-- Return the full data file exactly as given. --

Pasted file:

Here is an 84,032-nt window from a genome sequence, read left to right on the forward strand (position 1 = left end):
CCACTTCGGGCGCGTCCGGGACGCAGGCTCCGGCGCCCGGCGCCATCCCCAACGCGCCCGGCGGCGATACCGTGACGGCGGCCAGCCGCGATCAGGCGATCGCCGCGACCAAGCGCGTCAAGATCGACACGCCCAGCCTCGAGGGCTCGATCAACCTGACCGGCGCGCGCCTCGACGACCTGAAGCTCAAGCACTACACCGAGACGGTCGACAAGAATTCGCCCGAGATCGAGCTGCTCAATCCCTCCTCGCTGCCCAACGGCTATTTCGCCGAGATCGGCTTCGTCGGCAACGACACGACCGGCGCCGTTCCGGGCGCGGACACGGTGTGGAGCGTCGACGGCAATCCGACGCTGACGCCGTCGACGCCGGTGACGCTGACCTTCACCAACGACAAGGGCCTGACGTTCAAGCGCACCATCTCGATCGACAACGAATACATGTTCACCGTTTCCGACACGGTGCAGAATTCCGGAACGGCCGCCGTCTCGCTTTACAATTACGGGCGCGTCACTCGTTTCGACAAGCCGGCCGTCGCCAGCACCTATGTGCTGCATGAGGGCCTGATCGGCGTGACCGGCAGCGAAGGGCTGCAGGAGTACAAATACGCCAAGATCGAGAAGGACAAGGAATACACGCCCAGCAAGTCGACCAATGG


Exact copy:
Here is an 84,032-nt window from a genome sequence, read left to right on the forward strand (position 1 = left end):
CCACTTCGGGCGCGTCCGGGACGCAGGCTCCGGCGCCCGGCGCCATCCCCAACGCGCCCGGCGGCGATACCGTGACGGCGGCCAGCCGCGATCAGGCGATCGCCGCGACCAAGCGCGTCAAGATCGACACGCCCAGCCTCGAGGGCTCGATCAACCTGACCGGCGCGCGCCTCGACGACCTGAAGCTCAAGCACTACACCGAGACGGTCGACAAGAATTCGCCCGAGATCGAGCTGCTCAATCCCTCCTCGCTGCCCAACGGCTATTTCGCCGAGATCGGCTTCGTCGGCAACGACACGACCGGCGCCGTTCCGGGCGCGGACACGGTGTGGAGCGTCGACGGCAATCCGACGCTGACGCCGTCGACGCCGGTGACGCTGACCTTCACCAACGACAAGGGCCTGACGTTCAAGCGCACCATCTCGATCGACAACGAATACATGTTCACCGTTTCCGACACGGTGCAGAATTCCGGAACGGCCGCCGTCTCGCTTTACAATTACGGGCGCGTCACTCGTTTCGACAAGCCGGCCGTCGCCAGCACCTATGTGCTGCATGAGGGCCTGATCGGCGTGACCGGCAGCGAAGGGCTGCAGGAGTACAAATACGCCAAGATCGAGAAGGACAAGGAATACACGCCCAGCAAGTCGACCAATGG